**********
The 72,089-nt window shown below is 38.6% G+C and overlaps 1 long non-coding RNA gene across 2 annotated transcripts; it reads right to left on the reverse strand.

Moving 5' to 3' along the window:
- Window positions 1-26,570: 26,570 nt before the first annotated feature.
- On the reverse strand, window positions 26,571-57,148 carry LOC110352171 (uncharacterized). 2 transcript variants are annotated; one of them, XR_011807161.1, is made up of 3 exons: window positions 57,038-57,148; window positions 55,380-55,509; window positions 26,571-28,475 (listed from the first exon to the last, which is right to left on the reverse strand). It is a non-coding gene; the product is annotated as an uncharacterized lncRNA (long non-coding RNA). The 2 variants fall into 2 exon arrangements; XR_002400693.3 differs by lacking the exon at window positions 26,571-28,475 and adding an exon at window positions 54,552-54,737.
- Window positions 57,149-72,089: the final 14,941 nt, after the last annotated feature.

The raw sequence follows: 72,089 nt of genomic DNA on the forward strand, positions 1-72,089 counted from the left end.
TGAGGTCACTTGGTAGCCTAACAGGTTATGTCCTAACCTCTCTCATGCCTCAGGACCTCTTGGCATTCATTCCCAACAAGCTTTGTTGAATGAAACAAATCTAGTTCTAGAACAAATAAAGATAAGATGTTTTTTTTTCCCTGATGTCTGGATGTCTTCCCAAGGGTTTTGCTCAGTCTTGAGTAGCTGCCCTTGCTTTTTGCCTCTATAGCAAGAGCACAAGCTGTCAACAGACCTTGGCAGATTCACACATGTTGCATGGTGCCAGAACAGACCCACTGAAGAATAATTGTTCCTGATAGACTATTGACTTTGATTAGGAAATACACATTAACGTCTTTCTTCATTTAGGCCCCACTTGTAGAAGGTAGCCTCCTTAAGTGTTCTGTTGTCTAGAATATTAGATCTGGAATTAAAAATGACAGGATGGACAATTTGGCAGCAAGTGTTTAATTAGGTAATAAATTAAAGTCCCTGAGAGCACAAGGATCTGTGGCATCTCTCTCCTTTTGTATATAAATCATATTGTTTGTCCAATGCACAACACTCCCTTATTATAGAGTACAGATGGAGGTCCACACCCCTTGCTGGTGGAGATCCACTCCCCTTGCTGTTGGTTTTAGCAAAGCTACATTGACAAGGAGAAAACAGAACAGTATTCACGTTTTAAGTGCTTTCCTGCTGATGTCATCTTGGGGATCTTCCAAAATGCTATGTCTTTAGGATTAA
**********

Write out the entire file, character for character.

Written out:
The 72,089-nt window shown below is 38.6% G+C and overlaps 1 long non-coding RNA gene across 2 annotated transcripts; it reads right to left on the reverse strand.

Moving 5' to 3' along the window:
- Window positions 1-26,570: 26,570 nt before the first annotated feature.
- On the reverse strand, window positions 26,571-57,148 carry LOC110352171 (uncharacterized). 2 transcript variants are annotated; one of them, XR_011807161.1, is made up of 3 exons: window positions 57,038-57,148; window positions 55,380-55,509; window positions 26,571-28,475 (listed from the first exon to the last, which is right to left on the reverse strand). It is a non-coding gene; the product is annotated as an uncharacterized lncRNA (long non-coding RNA). The 2 variants fall into 2 exon arrangements; XR_002400693.3 differs by lacking the exon at window positions 26,571-28,475 and adding an exon at window positions 54,552-54,737.
- Window positions 57,149-72,089: the final 14,941 nt, after the last annotated feature.

The raw sequence follows: 72,089 nt of genomic DNA on the forward strand, positions 1-72,089 counted from the left end.
TGAGGTCACTTGGTAGCCTAACAGGTTATGTCCTAACCTCTCTCATGCCTCAGGACCTCTTGGCATTCATTCCCAACAAGCTTTGTTGAATGAAACAAATCTAGTTCTAGAACAAATAAAGATAAGATGTTTTTTTTTCCCTGATGTCTGGATGTCTTCCCAAGGGTTTTGCTCAGTCTTGAGTAGCTGCCCTTGCTTTTTGCCTCTATAGCAAGAGCACAAGCTGTCAACAGACCTTGGCAGATTCACACATGTTGCATGGTGCCAGAACAGACCCACTGAAGAATAATTGTTCCTGATAGACTATTGACTTTGATTAGGAAATACACATTAACGTCTTTCTTCATTTAGGCCCCACTTGTAGAAGGTAGCCTCCTTAAGTGTTCTGTTGTCTAGAATATTAGATCTGGAATTAAAAATGACAGGATGGACAATTTGGCAGCAAGTGTTTAATTAGGTAATAAATTAAAGTCCCTGAGAGCACAAGGATCTGTGGCATCTCTCTCCTTTTGTATATAAATCATATTGTTTGTCCAATGCACAACACTCCCTTATTATAGAGTACAGATGGAGGTCCACACCCCTTGCTGGTGGAGATCCACTCCCCTTGCTGTTGGTTTTAGCAAAGCTACATTGACAAGGAGAAAACAGAACAGTATTCACGTTTTAAGTGCTTTCCTGCTGATGTCATCTTGGGGATCTTCCAAAATGCTATGTCTTTAGGATTAA